And a sentence that still has the power to stab my heart:

“This has to end,” he said.

No answer came from me. I knew he was right.

So we parted. How many times in a lifetime

Can a heart break?

Recently I read an essay by novelist Annie Dillard who

Had questions about life and living and creation.

“We don’t know what’s going on here,” she writes about

Our trying to figure out everything.

“If these tremendous events are random combinations

Of matter run amok, the yield of millions of monkeys at

Millions of typewriters, then what is it in us that is

Hammered out of those same typewriters, that they ignite?”

I must continue her thought here. “We don’t know. Our

Life is a faint tracing on the surface of mystery. . .”

I don’t quite know how that little batch of words

Pertain the start of this conglomeration. But somehow,

Both of these thoughts slipped into my fingers

As I tried to gather the lonely pastures of my

Brain into some semblance of sense.

Then I close my eyes the better to pull out that

Other memory. There is a form leaning over my

Desk, whispering “This is real.” And a soft kiss

On my head.

And into my reverie comes the great joy of that

Single moment and I’m thankful that those

Moments get filed and I can get to them when

I need to.


Ode to Swimsuit Season

                                        Yesterday was a Fat day
And the day before that
I was a big, fat cat.
I was eating fat
Like a hungry bat
And I feel like a rat
For eating that fat.
My doctor said that
I should omit all fat
And become more like
Mister lean Jack Sprat.
Maybe weeping about that
Will  make me lose some fat. 

Hawaii’s Iao Needle

The needle jabs

green nose skyward,

peak lost in mist.

Awestruck, I lift my face

while behind me

tender, tangled gurgles

of the stream soliloquize

terrors from the past.

In the legend so many

warriors lost their lives

their bodies choked the

stream, stopped its

downward rush.

I wish I could be here alone,  

listen more closely

to  those silent voices.

The hateful hassle

of buses unloading

disturbs the noiseless sound.

Gawking tourists babble, unaware

of the 200-year-old tale

that crashes in my head.


There is more here

than lush greenness

that lights the soul;

more than the burble of

water-sparkle kissing

ancient stone.

Silent voices

pull like golden thread,

trailing unspeakable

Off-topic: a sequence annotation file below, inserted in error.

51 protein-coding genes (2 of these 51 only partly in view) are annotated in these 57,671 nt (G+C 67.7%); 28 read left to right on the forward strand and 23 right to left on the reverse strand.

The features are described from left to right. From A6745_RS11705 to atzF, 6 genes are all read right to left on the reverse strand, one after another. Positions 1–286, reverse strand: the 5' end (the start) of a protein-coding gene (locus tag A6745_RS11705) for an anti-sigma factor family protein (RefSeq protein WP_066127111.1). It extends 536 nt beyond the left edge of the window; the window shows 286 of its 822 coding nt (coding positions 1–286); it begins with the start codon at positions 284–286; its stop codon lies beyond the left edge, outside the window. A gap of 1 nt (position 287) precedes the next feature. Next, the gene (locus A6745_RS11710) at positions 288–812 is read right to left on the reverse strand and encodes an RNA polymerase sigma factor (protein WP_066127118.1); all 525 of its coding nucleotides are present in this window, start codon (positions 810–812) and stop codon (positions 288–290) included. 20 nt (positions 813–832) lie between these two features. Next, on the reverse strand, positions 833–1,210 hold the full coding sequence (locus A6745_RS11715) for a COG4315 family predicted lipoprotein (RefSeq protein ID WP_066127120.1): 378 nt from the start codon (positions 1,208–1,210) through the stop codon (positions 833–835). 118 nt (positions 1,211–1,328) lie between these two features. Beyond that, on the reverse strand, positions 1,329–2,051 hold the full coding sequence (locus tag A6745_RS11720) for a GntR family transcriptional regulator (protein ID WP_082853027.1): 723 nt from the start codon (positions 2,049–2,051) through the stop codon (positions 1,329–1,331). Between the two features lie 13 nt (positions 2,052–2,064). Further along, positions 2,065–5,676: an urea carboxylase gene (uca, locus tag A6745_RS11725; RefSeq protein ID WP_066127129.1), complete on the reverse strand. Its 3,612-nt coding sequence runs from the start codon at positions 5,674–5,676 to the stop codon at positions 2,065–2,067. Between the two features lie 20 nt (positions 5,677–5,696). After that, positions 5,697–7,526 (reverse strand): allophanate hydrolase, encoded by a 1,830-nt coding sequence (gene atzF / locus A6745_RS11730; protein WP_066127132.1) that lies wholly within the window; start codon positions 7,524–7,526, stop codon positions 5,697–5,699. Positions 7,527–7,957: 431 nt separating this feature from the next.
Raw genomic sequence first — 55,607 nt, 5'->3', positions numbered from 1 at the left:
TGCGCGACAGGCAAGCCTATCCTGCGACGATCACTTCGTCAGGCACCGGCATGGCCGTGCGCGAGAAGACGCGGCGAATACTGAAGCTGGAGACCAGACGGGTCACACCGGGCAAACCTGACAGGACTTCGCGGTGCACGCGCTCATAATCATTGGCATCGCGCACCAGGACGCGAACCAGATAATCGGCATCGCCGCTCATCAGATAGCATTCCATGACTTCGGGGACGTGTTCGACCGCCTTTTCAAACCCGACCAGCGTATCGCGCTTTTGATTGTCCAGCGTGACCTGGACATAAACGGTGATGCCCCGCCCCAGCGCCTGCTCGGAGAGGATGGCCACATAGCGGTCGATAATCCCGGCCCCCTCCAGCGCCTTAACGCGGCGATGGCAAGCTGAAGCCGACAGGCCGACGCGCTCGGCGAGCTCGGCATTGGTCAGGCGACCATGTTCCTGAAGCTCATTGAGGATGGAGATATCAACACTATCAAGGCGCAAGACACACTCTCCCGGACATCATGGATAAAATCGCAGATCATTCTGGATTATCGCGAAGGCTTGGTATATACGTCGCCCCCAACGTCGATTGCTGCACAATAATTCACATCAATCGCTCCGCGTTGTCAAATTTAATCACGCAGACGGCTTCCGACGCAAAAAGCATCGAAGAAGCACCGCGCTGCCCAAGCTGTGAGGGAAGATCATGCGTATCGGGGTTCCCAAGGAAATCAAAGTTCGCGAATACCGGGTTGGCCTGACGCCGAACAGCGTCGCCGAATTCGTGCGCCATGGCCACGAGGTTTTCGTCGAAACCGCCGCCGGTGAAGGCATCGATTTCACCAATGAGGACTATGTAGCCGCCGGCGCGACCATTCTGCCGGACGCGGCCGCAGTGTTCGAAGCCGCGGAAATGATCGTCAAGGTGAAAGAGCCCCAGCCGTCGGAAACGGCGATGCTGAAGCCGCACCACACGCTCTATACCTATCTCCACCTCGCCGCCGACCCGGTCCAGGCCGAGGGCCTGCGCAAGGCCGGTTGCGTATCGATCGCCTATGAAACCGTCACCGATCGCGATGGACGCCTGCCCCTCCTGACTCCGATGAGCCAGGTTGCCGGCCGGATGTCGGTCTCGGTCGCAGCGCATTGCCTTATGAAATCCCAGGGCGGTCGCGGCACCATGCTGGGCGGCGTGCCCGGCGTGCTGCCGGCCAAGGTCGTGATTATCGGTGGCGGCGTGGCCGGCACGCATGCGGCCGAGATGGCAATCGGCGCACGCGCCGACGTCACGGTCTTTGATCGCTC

beauty and terrible truth.

. . . beautiful and bright . . .

born of our love?



Red Kerchiefs

Although they blast the summer air with sweetness,

Honeysuckle vines send soft messages of fall as that

Season tiptoes toward us.

Flower shapes copy with tender clarity modern musical

Instruments while their aromas seemingly become smell-sounds 

Of tinkling, soaring horns.

Bell-like orange blossoms shoot their tenderness into the

Soul while loosening silver bullets to strike down any

Fearful beast that tries to crush homes of care and worry.

Never mind. Just as a smile overturns an awful frown

To soften a human face, the sweetness of

Honeysuckle, whether summer or fall, lifts human hearts.

And hummingbirds come swiftly on shining wings

To sip nectar; then add the sight of red kerchiefs and silver

Sides, and sprinkle our days with joy. 




It’s okay

To be alone

If that’s all

You’ve ever known.


But once you know

The unspeakable comfort

Of a strong pair of

Arms, lovingly

Encircling you

In safety. .  .

And once you feel

The wonderful oneness

Of perfect communication

Once you know

The joy of having

Your thoughts understood


Almost before you

Speak them. . .

There is caring –

Intense caring about

You alone–just you.

Once you know the touch

Of loving speech. .


Then the aloneness

Becomes unbearable.

The night becomes


A well of yearning, a time

Of straining toward

All those dear parts

And then, truly you know

What it is to be alone


It Seems to Me....

“Hey, Boo!”

You know how it is, a sentence or a phrase gets dropped into the conversation going on inside a family. Suddenly, it catches on, gets repeated; then becomes a part of that family’s language. From then on.

One such little quip happened in my family. To this day it is used as a greeting, or the announcement of a surprise, or other reason.